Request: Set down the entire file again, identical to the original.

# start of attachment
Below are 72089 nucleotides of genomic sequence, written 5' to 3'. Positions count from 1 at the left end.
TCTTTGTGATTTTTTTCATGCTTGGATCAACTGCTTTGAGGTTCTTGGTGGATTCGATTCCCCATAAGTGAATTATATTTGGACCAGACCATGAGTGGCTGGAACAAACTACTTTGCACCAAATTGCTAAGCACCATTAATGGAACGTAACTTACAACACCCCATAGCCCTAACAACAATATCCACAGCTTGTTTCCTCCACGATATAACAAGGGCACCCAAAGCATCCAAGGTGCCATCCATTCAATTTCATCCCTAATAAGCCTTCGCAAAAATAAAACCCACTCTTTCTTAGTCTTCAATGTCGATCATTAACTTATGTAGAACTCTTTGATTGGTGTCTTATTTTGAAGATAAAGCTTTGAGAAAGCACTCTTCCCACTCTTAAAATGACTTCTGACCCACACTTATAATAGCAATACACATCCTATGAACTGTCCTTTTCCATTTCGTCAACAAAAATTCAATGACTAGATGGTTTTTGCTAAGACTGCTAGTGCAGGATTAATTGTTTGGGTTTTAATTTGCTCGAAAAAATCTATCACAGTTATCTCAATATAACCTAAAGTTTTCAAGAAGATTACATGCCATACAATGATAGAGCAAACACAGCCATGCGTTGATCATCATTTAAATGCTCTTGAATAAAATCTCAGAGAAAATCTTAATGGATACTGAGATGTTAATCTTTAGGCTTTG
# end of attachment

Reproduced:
Below are 72089 nucleotides of genomic sequence, written 5' to 3'. Positions count from 1 at the left end.
TCTTTGTGATTTTTTTCATGCTTGGATCAACTGCTTTGAGGTTCTTGGTGGATTCGATTCCCCATAAGTGAATTATATTTGGACCAGACCATGAGTGGCTGGAACAAACTACTTTGCACCAAATTGCTAAGCACCATTAATGGAACGTAACTTACAACACCCCATAGCCCTAACAACAATATCCACAGCTTGTTTCCTCCACGATATAACAAGGGCACCCAAAGCATCCAAGGTGCCATCCATTCAATTTCATCCCTAATAAGCCTTCGCAAAAATAAAACCCACTCTTTCTTAGTCTTCAATGTCGATCATTAACTTATGTAGAACTCTTTGATTGGTGTCTTATTTTGAAGATAAAGCTTTGAGAAAGCACTCTTCCCACTCTTAAAATGACTTCTGACCCACACTTATAATAGCAATACACATCCTATGAACTGTCCTTTTCCATTTCGTCAACAAAAATTCAATGACTAGATGGTTTTTGCTAAGACTGCTAGTGCAGGATTAATTGTTTGGGTTTTAATTTGCTCGAAAAAATCTATCACAGTTATCTCAATATAACCTAAAGTTTTCAAGAAGATTACATGCCATACAATGATAGAGCAAACACAGCCATGCGTTGATCATCATTTAAATGCTCTTGAATAAAATCTCAGAGAAAATCTTAATGGATACTGAGATGTTAATCTTTAGGCTTTG